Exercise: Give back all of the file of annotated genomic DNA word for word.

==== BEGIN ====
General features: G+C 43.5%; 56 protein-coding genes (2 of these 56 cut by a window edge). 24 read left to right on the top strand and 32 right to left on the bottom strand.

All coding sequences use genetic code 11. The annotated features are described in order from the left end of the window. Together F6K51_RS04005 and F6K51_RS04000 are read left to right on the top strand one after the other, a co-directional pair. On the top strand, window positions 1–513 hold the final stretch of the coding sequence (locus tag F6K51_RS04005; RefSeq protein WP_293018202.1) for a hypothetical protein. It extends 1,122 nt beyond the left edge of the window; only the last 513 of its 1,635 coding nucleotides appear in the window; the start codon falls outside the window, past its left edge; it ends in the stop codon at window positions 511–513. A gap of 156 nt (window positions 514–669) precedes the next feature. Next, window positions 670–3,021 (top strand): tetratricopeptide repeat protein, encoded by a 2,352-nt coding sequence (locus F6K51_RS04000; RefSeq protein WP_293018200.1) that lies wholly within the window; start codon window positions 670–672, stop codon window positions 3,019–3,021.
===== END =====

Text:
General features: G+C 43.5%; 56 protein-coding genes (2 of these 56 cut by a window edge). 24 read left to right on the top strand and 32 right to left on the bottom strand.

All coding sequences use genetic code 11. The annotated features are described in order from the left end of the window. Together F6K51_RS04005 and F6K51_RS04000 are read left to right on the top strand one after the other, a co-directional pair. On the top strand, window positions 1–513 hold the final stretch of the coding sequence (locus tag F6K51_RS04005; RefSeq protein WP_293018202.1) for a hypothetical protein. It extends 1,122 nt beyond the left edge of the window; only the last 513 of its 1,635 coding nucleotides appear in the window; the start codon falls outside the window, past its left edge; it ends in the stop codon at window positions 511–513. A gap of 156 nt (window positions 514–669) precedes the next feature. Next, window positions 670–3,021 (top strand): tetratricopeptide repeat protein, encoded by a 2,352-nt coding sequence (locus F6K51_RS04000; RefSeq protein WP_293018200.1) that lies wholly within the window; start codon window positions 670–672, stop codon window positions 3,019–3,021.